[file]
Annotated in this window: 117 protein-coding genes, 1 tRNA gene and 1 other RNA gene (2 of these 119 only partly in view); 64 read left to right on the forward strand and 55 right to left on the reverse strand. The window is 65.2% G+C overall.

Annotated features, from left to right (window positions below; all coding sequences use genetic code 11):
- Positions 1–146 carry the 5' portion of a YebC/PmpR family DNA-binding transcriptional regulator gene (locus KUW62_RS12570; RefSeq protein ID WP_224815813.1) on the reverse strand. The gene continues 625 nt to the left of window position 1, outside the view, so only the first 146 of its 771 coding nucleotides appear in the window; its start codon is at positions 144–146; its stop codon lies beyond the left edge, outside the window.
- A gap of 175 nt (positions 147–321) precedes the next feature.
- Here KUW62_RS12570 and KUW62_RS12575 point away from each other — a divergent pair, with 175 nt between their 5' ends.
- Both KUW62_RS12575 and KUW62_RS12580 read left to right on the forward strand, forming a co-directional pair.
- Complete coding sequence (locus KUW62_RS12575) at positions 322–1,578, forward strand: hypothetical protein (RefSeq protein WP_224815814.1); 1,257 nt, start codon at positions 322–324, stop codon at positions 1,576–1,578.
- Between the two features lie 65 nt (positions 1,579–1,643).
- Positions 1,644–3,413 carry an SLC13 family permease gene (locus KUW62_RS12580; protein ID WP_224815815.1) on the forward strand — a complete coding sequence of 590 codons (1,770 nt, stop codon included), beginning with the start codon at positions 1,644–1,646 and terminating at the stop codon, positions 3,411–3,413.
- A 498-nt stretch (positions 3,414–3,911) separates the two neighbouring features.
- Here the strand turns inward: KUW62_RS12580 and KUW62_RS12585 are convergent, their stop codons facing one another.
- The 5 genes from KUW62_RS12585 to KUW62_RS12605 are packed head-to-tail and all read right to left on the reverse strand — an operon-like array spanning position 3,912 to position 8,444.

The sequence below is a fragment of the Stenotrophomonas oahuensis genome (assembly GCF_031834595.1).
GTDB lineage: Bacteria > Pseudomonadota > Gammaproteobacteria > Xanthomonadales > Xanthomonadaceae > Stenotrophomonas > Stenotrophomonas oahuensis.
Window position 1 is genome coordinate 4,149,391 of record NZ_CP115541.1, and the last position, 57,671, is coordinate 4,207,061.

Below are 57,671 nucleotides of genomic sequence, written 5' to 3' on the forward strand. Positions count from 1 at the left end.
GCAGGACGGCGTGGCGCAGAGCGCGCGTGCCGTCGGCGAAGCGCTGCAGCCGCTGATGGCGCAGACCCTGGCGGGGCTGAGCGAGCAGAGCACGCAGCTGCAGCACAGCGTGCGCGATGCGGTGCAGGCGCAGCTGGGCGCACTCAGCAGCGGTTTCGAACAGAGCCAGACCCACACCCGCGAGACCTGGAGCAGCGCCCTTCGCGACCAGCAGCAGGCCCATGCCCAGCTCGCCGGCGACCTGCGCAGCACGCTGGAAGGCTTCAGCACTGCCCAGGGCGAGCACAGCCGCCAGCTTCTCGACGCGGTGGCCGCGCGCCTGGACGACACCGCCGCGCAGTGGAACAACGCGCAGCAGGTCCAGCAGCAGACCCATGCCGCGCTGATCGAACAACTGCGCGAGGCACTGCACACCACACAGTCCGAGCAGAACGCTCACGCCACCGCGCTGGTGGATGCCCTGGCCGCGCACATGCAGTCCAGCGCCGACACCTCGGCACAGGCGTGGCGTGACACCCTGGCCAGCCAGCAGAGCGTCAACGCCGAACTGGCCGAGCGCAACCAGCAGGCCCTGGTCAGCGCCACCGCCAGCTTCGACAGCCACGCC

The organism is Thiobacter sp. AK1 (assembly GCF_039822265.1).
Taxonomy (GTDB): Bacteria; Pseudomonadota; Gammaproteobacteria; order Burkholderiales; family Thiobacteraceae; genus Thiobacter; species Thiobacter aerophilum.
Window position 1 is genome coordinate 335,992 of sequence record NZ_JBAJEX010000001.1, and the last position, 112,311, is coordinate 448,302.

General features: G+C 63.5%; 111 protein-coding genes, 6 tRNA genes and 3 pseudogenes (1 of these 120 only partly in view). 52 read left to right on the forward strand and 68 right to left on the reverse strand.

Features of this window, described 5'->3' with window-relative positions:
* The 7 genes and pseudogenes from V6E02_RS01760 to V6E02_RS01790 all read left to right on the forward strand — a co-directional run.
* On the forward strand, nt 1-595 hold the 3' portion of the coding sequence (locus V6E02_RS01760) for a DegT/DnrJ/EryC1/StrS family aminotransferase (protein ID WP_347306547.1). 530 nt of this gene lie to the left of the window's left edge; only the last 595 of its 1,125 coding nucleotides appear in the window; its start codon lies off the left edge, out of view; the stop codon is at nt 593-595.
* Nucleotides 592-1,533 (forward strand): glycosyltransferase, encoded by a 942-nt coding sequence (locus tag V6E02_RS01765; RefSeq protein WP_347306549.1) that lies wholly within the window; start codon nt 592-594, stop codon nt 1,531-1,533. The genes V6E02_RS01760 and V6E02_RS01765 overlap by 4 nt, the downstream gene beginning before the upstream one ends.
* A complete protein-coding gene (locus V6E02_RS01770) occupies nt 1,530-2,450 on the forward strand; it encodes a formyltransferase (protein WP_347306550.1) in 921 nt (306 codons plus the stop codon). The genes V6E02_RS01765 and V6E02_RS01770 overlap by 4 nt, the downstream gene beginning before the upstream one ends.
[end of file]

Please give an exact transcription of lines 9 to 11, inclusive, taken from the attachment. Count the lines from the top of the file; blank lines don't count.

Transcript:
- Positions 1,644–3,413 carry an SLC13 family permease gene (locus KUW62_RS12580; protein ID WP_224815815.1) on the forward strand — a complete coding sequence of 590 codons (1,770 nt, stop codon included), beginning with the start codon at positions 1,644–1,646 and terminating at the stop codon, positions 3,411–3,413.
- A 498-nt stretch (positions 3,414–3,911) separates the two neighbouring features.
- Here the strand turns inward: KUW62_RS12580 and KUW62_RS12585 are convergent, their stop codons facing one another.